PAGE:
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J Clin Oncol. 1990 May;8(5):831-7.

Epithelial tumor cells in bone marrow of patients with colorectal cancer: immunocytochemical detection, phenotypic characterization, and prognostic significance.

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  • 1Medical Clinic II, Zentralklinikum, Augsburg, Federal Republic of Germany.


A monoclonal antibody (mAb) directed against the cytokeratin (CK) polypeptide no. 18 specifically expressed in cells derived from simple epithelia was used to detect epithelial tumor cells in bone marrow aspirates. Of 156 patients with colorectal carcinoma, 42 presented with cells at the time of primary surgery. The incidence of positive findings varied considerably with the size and the localization of the primary tumor, the involvement of regional lymph nodes, and the presence of clinically manifest metastases. Applying a sensitive double-staining procedure, we could demonstrate that epithelial cells in bone marrow showed a heterogeneic expression of receptors for epidermal growth factor (EGF-R) and transferrin (Tf-R) as well as of the proliferation-associated Ki67 antigen. Also human leukocyte antigen (HLA) class I antigens differed widely in their expression on the CK-positive cells. Clinical follow-up studies on 85 patients showed a significantly higher relapse rate in patients presenting with CK-positive cells in their bone marrow at the time of primary surgery. Twenty-three patients were monitored for the presence or absence of CK-positive cells in bone marrow over time. The majority of monitored patients (18 of 23) exhibited a constant pattern of immunocytochemical findings during the time of observation. Thus, the technique may be useful in identifying high-risk patients as well as in monitoring adjuvant therapeutic trials.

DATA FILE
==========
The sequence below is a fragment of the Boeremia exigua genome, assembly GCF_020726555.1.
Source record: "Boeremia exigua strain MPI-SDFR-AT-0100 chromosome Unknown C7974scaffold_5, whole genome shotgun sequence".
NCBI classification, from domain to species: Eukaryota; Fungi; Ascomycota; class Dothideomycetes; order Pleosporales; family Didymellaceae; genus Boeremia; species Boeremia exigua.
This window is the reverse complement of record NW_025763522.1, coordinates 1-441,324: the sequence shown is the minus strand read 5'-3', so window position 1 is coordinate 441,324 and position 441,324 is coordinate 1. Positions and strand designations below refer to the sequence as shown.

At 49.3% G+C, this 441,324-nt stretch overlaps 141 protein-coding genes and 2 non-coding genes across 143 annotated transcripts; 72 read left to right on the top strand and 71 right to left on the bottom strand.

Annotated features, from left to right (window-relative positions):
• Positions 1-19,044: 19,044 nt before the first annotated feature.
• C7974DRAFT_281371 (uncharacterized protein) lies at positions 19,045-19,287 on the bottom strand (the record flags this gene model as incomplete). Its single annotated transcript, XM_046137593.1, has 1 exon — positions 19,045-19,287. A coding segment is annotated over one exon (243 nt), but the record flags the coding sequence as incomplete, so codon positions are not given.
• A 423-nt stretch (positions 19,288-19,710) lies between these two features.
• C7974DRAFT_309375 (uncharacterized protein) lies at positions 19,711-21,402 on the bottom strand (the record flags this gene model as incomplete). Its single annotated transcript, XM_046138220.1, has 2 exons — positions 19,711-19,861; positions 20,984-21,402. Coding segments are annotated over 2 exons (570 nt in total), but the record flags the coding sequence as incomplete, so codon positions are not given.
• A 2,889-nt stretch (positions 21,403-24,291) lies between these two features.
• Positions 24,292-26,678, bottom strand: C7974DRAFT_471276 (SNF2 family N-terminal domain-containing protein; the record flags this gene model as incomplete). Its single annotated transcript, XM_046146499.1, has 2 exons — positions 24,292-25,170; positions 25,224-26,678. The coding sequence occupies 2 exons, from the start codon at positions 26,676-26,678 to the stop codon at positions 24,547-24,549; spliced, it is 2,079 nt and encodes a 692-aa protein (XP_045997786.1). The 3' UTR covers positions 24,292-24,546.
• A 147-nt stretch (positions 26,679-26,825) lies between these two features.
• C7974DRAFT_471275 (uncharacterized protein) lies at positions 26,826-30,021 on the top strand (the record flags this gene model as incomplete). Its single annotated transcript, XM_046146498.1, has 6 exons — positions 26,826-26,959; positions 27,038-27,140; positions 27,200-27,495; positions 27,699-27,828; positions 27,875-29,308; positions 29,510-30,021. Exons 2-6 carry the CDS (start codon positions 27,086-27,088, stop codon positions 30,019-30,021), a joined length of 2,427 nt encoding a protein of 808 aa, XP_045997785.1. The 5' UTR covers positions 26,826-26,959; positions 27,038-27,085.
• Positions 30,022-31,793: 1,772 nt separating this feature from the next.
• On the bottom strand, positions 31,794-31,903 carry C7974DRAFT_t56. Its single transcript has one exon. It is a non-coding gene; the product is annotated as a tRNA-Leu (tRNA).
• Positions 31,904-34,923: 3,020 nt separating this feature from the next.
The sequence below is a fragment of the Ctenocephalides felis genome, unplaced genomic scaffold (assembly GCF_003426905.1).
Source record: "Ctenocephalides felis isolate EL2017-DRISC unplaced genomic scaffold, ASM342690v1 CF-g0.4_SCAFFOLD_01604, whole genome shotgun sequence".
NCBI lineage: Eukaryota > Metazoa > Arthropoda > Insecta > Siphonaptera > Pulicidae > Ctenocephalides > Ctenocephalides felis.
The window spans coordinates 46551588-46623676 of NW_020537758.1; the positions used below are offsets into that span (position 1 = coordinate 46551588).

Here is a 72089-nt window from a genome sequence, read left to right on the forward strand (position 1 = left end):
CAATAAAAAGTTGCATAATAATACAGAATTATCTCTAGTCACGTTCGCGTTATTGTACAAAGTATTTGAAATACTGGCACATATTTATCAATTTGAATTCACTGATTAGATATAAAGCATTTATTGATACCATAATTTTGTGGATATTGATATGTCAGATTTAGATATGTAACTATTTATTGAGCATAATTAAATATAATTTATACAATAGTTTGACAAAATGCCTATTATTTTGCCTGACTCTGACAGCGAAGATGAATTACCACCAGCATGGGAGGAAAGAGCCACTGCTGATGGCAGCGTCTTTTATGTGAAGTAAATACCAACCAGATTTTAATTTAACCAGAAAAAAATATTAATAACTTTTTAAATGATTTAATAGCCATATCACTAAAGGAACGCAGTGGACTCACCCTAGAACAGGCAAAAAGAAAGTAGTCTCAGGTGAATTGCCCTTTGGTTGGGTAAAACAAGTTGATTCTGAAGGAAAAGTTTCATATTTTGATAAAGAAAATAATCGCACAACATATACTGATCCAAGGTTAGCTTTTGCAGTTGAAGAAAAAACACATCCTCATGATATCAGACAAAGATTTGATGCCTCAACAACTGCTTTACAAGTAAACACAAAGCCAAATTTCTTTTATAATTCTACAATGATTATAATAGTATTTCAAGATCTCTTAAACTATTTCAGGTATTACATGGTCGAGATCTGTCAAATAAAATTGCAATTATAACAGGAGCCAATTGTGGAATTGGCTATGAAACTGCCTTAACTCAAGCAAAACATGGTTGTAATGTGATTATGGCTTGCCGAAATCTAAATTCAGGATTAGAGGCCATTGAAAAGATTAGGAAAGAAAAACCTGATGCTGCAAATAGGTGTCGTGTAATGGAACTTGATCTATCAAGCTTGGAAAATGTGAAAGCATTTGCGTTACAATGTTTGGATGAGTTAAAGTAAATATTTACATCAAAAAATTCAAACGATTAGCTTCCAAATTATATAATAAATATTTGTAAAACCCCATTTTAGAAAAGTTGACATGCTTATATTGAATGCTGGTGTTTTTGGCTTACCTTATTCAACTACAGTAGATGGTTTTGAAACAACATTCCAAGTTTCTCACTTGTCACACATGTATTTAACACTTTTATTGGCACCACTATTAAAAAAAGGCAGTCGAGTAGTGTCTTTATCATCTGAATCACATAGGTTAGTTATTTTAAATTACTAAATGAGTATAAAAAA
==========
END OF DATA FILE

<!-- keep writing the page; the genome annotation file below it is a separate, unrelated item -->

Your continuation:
[PubMed - indexed for MEDLINE]
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